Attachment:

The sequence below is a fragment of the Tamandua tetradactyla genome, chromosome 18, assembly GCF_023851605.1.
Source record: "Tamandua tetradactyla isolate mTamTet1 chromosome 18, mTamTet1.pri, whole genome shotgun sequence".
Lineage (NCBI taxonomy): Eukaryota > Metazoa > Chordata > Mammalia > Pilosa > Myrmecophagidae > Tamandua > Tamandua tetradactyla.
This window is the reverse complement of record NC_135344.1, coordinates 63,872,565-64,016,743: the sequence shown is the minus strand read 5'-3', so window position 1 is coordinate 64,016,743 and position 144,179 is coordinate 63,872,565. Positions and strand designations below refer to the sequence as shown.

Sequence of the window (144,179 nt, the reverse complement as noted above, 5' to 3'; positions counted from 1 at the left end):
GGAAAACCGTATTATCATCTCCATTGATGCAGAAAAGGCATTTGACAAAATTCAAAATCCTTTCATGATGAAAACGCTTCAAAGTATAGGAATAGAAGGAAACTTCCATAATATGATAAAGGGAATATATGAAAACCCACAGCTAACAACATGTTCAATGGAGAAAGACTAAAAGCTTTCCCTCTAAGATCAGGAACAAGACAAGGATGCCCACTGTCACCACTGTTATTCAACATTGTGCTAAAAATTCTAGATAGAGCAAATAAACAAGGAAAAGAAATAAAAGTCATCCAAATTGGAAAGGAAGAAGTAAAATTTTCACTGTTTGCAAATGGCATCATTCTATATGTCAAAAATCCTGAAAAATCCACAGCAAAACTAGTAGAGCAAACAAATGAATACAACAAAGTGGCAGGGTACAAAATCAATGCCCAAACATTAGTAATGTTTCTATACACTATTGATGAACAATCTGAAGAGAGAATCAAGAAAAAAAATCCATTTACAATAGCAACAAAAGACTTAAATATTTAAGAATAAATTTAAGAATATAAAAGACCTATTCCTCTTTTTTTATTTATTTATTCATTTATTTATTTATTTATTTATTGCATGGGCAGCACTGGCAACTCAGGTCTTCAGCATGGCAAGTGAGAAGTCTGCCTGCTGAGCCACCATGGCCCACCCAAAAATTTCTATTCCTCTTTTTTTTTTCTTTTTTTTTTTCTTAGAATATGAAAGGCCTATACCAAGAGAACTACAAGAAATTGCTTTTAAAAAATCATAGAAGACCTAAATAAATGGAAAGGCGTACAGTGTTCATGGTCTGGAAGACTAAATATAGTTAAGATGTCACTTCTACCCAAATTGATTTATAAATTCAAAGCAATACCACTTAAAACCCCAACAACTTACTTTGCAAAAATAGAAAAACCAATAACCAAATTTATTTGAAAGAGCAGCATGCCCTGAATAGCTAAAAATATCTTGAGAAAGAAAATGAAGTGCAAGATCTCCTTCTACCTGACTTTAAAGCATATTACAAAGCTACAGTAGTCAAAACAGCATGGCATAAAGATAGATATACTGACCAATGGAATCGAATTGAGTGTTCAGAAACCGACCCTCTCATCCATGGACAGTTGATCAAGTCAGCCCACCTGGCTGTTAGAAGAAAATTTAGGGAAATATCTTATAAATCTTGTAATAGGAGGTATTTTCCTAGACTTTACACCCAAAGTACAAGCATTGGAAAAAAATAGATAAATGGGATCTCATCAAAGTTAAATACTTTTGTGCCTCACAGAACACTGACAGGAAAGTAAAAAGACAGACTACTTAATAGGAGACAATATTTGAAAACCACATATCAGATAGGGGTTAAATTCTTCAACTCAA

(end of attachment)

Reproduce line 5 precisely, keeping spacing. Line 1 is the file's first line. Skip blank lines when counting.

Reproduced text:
Sequence of the window (144,179 nt, the reverse complement as noted above, 5' to 3'; positions counted from 1 at the left end):